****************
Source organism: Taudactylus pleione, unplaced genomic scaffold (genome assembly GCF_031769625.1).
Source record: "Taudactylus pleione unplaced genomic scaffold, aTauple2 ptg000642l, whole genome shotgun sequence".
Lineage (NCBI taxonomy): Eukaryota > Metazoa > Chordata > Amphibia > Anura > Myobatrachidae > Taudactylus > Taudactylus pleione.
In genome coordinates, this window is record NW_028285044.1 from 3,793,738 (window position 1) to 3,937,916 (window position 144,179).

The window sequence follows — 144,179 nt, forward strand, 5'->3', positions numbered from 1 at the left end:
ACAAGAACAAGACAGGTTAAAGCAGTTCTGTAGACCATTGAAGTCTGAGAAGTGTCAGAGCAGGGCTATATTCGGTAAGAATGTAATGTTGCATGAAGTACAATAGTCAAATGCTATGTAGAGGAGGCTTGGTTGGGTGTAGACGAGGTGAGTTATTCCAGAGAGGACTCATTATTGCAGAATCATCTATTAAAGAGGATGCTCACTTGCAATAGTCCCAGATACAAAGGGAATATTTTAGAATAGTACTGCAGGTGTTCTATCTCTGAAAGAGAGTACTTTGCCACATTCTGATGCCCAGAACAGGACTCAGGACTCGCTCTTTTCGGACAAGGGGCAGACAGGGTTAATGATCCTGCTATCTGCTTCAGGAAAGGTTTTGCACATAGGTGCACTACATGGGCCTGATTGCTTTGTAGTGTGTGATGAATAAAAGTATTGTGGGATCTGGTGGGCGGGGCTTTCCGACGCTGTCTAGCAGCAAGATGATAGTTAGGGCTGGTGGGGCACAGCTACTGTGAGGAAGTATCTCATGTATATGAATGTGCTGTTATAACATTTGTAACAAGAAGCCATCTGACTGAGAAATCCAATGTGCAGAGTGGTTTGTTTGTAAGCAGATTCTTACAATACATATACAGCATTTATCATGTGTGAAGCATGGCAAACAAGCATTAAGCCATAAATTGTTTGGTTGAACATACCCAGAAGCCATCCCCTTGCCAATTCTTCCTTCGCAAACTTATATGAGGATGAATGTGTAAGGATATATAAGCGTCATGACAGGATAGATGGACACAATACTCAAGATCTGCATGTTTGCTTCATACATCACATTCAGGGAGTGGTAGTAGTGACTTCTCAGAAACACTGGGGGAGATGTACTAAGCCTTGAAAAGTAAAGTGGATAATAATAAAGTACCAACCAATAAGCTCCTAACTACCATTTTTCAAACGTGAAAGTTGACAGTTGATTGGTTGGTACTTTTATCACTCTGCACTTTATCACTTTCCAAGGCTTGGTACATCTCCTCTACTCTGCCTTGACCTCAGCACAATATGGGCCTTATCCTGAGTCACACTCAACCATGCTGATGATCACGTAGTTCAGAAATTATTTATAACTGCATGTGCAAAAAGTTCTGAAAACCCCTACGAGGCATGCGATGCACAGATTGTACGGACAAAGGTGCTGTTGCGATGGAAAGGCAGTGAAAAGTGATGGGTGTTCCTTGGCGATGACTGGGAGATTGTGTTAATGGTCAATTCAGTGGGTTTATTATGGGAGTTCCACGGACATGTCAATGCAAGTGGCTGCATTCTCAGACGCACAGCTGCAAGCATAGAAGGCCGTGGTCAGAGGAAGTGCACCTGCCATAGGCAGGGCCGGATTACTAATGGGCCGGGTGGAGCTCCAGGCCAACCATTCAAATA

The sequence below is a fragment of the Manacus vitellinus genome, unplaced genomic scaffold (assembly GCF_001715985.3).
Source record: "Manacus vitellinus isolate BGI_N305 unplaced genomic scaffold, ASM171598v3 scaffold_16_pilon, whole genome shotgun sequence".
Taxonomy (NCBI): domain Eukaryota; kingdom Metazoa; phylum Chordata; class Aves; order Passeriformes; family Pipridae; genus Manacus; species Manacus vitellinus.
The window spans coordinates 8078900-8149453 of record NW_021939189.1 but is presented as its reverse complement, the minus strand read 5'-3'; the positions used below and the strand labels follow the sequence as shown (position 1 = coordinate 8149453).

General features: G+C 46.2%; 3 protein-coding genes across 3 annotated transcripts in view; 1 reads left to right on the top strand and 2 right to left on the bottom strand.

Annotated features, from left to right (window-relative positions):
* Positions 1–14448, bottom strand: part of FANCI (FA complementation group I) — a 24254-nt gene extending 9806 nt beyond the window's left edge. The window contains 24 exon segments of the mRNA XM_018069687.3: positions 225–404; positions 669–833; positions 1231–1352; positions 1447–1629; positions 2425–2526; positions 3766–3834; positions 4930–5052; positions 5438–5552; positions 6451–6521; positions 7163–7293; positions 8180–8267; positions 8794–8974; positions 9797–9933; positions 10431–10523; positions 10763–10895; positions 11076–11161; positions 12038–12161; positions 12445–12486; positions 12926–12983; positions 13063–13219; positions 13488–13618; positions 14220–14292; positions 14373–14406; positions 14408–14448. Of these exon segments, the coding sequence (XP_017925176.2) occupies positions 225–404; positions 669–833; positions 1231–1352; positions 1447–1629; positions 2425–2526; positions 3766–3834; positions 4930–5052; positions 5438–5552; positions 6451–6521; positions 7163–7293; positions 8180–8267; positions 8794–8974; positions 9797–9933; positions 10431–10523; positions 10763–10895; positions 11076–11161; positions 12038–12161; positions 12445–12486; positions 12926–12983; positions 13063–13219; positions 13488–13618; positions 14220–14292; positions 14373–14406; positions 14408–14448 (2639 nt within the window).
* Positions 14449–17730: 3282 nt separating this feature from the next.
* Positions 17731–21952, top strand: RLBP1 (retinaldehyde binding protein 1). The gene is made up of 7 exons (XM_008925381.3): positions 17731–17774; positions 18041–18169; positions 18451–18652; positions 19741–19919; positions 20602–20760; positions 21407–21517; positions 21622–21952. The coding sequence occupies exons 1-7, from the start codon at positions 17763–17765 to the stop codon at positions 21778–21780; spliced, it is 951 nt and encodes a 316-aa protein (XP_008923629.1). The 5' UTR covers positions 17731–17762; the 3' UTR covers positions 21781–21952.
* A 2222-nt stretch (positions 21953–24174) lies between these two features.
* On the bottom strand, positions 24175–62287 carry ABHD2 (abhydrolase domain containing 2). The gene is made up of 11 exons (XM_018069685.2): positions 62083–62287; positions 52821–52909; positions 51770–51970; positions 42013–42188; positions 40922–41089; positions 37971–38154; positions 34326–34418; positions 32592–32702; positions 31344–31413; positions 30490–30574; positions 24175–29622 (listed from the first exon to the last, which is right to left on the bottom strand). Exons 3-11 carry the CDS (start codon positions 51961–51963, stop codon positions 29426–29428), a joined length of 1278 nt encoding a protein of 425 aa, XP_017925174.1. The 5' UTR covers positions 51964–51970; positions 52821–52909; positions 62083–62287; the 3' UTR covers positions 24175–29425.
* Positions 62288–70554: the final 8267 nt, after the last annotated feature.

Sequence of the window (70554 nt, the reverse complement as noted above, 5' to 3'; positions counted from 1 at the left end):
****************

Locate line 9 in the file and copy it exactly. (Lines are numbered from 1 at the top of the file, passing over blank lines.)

Taxonomy (NCBI): domain Eukaryota; kingdom Metazoa; phylum Chordata; class Aves; order Passeriformes; family Pipridae; genus Manacus; species Manacus vitellinus.